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by Fred McMillin
Winery of the Week
Trouble at Telmo
New York Times, June 6, 1990—There is no reason that Argentina should not be among the world's premium wine producers. But for 40 years this land has been cut off from modern technology. For example, by law, Argentine products must be used in preference to better imports. Only after prolonged, costly battles with the bureaucracy have wineries finally gotten permission to buy European and American wine presses, oak barrels, etc.
Then, the ravages of inflation are everywhere. What was meant to be one of the most beautiful wineries in the world, San Telmo, in Mendoza, is a half-built monument to fiscal [difficulties]. It is a partly-finished architectural marvel sitting in a sea of mud, surrounded by rusting piles of building materials with which it was to be finished ten years ago.
And yet, San Telmo produces good wines, some of which can be found in the United States. (by Frank Prial)
The Rest of the Story
What changed? Well, Seagram teamed with San Telmo. The sea of mud is gone. Production is humming along at 300,000 cases a year. Seagram enologists Greg Fowler, (pictured), and Paul Hobbs joined forces with the winemaker who managed to make those good wines even in difficult times. He's been with San Telmo for 20 years, Esteban Castel, trained in both Germany and Argentina.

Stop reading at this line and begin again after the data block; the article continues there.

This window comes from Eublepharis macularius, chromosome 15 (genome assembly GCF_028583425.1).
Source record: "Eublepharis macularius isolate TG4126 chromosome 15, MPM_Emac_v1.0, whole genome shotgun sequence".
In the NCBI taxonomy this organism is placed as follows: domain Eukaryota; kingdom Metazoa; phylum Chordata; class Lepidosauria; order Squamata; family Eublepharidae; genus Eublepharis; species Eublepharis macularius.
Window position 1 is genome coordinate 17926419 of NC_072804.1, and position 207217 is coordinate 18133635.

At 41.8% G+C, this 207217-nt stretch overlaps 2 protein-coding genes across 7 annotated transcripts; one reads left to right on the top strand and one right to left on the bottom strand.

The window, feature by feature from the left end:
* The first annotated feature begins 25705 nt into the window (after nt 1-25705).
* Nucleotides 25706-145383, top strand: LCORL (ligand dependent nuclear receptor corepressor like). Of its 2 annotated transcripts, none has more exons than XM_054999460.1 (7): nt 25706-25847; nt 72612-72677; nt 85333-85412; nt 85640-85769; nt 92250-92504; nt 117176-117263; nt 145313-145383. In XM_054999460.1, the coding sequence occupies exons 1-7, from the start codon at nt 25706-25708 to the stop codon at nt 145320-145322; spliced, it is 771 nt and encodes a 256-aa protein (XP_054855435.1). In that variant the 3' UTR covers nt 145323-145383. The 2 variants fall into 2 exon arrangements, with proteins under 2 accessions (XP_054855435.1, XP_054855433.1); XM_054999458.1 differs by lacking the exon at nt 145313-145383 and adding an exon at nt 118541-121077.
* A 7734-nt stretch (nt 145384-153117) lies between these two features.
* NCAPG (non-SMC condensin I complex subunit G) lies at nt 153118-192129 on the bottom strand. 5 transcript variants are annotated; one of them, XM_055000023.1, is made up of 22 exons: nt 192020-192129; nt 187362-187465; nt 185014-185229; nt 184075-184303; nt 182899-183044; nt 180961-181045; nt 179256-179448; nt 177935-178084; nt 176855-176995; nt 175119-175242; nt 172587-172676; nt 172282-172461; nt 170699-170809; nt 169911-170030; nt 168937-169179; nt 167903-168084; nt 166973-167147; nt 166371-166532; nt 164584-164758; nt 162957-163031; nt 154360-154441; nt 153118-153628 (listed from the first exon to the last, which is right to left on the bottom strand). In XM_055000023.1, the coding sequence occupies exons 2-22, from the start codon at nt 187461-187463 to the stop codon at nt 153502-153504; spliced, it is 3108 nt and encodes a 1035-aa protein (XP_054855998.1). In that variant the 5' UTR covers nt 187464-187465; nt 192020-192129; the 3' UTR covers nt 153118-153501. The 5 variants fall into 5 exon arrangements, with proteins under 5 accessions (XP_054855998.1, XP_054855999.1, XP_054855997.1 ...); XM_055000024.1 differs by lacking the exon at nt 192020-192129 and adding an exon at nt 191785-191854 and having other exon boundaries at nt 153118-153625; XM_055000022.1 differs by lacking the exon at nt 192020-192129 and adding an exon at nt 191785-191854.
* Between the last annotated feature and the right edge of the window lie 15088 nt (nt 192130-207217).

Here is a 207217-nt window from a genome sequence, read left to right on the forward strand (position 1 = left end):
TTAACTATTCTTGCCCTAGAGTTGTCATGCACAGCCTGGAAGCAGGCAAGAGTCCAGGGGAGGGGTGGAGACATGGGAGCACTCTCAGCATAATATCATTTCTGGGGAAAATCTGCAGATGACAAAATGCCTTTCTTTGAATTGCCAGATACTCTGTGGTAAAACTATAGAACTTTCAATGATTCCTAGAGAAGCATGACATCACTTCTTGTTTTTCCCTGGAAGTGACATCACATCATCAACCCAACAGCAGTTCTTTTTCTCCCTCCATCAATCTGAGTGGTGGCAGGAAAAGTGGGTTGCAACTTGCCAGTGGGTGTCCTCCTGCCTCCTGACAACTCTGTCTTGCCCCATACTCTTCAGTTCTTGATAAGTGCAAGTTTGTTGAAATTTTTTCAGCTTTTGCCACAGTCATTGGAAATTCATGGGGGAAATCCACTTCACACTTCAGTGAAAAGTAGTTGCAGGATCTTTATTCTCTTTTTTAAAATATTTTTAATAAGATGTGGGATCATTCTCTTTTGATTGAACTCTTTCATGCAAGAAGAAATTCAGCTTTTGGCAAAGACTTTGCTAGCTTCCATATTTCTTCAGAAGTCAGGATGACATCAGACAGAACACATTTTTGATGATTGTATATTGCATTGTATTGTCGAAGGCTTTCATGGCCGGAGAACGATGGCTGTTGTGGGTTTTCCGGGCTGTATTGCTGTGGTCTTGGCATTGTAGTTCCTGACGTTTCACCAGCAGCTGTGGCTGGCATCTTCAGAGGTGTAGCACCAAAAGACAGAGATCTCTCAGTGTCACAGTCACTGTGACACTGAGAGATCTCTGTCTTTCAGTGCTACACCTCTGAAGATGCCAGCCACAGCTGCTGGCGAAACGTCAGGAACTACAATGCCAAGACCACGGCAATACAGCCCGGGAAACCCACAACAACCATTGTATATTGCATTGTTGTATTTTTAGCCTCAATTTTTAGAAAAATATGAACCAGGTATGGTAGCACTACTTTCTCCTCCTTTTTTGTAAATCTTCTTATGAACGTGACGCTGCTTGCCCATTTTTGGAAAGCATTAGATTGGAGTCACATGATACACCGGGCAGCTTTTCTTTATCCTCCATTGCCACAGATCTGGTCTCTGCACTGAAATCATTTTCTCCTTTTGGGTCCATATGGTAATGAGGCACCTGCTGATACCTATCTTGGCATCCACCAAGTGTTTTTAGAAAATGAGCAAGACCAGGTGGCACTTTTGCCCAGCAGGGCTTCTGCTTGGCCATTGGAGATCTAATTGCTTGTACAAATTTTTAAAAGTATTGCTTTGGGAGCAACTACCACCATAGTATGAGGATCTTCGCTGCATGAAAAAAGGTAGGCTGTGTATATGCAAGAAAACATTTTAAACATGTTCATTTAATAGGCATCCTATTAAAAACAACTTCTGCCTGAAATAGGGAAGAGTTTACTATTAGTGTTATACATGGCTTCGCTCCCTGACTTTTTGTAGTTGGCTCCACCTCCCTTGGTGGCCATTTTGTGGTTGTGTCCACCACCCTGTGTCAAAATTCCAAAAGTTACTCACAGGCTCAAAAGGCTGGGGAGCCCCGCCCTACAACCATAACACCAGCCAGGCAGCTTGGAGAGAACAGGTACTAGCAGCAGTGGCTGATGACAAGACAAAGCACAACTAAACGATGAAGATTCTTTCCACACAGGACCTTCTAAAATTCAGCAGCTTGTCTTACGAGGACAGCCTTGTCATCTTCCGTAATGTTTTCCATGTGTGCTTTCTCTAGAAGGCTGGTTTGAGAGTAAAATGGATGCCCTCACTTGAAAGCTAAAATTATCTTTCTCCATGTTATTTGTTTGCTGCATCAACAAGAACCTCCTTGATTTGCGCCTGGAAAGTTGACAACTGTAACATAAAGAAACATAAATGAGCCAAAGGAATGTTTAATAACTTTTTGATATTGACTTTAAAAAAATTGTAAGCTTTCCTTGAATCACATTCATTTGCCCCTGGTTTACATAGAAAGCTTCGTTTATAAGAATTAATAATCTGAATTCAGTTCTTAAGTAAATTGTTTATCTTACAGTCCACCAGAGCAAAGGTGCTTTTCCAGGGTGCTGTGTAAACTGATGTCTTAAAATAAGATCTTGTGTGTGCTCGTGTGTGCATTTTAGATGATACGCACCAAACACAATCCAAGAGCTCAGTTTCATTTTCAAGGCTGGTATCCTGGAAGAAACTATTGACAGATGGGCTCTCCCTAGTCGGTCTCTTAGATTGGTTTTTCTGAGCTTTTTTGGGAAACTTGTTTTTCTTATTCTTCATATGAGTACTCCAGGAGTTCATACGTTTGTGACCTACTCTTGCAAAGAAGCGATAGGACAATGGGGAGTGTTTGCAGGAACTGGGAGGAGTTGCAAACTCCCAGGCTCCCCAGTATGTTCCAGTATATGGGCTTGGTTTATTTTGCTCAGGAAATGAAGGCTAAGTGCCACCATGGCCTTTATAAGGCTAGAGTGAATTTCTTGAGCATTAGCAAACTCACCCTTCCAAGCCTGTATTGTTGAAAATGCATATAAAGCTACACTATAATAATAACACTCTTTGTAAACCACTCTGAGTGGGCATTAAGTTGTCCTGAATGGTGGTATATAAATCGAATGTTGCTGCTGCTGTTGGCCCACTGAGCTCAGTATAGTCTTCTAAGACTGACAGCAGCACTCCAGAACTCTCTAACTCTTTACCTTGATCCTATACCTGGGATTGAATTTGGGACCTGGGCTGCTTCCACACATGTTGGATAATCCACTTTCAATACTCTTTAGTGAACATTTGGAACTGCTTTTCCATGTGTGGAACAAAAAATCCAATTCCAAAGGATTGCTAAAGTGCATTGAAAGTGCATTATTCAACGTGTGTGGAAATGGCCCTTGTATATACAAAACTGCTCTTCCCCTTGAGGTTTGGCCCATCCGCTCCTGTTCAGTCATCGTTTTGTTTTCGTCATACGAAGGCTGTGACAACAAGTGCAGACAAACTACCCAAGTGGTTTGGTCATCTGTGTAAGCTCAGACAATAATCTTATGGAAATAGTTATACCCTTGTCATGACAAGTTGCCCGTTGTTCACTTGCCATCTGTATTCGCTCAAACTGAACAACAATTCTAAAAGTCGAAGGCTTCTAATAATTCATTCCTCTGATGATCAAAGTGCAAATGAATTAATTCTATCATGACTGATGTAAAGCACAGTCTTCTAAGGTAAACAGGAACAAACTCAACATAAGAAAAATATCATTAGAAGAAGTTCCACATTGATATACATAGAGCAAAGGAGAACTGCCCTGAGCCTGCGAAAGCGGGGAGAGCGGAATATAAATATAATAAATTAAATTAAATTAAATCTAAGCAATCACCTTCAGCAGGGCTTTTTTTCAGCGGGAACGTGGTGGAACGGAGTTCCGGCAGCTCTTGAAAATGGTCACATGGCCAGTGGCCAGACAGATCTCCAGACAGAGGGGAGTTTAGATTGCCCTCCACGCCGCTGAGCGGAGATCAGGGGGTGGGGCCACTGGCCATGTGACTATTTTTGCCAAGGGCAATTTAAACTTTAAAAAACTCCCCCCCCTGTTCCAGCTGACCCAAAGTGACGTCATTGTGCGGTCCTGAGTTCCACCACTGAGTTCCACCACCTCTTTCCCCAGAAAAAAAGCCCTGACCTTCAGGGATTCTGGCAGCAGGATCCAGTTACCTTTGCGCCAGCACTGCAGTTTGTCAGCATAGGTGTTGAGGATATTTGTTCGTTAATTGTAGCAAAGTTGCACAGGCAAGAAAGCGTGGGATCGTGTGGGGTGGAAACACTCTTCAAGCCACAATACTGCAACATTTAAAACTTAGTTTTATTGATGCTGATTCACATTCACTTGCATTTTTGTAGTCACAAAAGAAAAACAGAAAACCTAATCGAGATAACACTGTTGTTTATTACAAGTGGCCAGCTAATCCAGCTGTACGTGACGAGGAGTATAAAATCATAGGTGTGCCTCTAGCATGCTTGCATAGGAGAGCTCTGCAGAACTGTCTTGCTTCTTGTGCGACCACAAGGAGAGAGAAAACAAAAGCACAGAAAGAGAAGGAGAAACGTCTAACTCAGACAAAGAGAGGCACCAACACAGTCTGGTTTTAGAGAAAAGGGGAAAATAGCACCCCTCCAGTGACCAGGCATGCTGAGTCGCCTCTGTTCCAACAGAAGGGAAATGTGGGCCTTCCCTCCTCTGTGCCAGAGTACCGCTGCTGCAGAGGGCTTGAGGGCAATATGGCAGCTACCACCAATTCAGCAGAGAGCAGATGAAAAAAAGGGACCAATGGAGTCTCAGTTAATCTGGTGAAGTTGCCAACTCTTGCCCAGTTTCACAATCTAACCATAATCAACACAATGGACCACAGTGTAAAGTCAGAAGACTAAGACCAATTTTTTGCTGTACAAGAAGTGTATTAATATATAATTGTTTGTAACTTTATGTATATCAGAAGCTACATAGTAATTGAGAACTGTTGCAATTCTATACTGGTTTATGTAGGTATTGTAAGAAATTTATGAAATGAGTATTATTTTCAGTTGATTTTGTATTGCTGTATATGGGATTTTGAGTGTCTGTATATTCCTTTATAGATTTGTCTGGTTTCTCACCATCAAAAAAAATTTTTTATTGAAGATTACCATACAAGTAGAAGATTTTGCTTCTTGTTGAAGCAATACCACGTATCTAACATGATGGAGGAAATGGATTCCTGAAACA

Wine.com on the Internet
Some years ago I wrote an article titled "Peter the Great". Peter Granoff, with a fantastic palate and memory, was the masterful sommelier at a stylish S.F. restaurant.
Happily, he's moved on to become senior vice president of Wine.com internet marketing concern. If you have questions, contact Laura Grams at (650) 919-1975, x-315, or use firstname.lastname@example.org
This month there are three reds available, Malbec, Merlot and Cabernet Sauvignon...all at a bargain $10. Start with Argentina's most respected varietal wine, Malbec.
This summer San Telmo wines will begin to appear in your wine shop as well. and about that time, you'll find a new-release Chardonnay, also at $10.
Postscript—The Name Game
Whence San Telmo? It's a trendy Buenos Aires district, noted for its artists and the dance that was created there...The Tango!
This page created May 2000